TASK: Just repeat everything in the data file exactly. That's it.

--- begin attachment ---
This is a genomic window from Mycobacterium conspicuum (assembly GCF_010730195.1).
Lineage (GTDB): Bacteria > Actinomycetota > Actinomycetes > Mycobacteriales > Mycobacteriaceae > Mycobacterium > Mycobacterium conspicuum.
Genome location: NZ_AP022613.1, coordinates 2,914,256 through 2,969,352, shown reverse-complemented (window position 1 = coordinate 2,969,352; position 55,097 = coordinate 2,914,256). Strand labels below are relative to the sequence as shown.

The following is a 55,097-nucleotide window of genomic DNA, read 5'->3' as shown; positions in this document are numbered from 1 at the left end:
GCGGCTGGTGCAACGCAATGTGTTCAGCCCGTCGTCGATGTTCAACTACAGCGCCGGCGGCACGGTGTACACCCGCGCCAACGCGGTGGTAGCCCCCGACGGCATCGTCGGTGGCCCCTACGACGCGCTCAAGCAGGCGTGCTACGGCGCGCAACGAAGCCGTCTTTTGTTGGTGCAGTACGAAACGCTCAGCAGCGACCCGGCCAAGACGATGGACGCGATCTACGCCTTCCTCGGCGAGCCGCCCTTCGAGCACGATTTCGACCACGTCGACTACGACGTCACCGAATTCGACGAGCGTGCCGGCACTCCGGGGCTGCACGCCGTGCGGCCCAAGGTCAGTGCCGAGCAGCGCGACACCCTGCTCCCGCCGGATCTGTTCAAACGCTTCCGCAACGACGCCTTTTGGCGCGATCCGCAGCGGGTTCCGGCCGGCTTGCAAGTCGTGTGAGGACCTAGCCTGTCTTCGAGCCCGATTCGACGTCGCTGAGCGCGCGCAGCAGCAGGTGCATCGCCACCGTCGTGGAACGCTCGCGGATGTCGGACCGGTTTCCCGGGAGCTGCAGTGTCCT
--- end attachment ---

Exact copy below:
This is a genomic window from Mycobacterium conspicuum (assembly GCF_010730195.1).
Lineage (GTDB): Bacteria > Actinomycetota > Actinomycetes > Mycobacteriales > Mycobacteriaceae > Mycobacterium > Mycobacterium conspicuum.
Genome location: NZ_AP022613.1, coordinates 2,914,256 through 2,969,352, shown reverse-complemented (window position 1 = coordinate 2,969,352; position 55,097 = coordinate 2,914,256). Strand labels below are relative to the sequence as shown.

The following is a 55,097-nucleotide window of genomic DNA, read 5'->3' as shown; positions in this document are numbered from 1 at the left end:
GCGGCTGGTGCAACGCAATGTGTTCAGCCCGTCGTCGATGTTCAACTACAGCGCCGGCGGCACGGTGTACACCCGCGCCAACGCGGTGGTAGCCCCCGACGGCATCGTCGGTGGCCCCTACGACGCGCTCAAGCAGGCGTGCTACGGCGCGCAACGAAGCCGTCTTTTGTTGGTGCAGTACGAAACGCTCAGCAGCGACCCGGCCAAGACGATGGACGCGATCTACGCCTTCCTCGGCGAGCCGCCCTTCGAGCACGATTTCGACCACGTCGACTACGACGTCACCGAATTCGACGAGCGTGCCGGCACTCCGGGGCTGCACGCCGTGCGGCCCAAGGTCAGTGCCGAGCAGCGCGACACCCTGCTCCCGCCGGATCTGTTCAAACGCTTCCGCAACGACGCCTTTTGGCGCGATCCGCAGCGGGTTCCGGCCGGCTTGCAAGTCGTGTGAGGACCTAGCCTGTCTTCGAGCCCGATTCGACGTCGCTGAGCGCGCGCAGCAGCAGGTGCATCGCCACCGTCGTGGAACGCTCGCGGATGTCGGACCGGTTTCCCGGGAGCTGCAGTGTCCT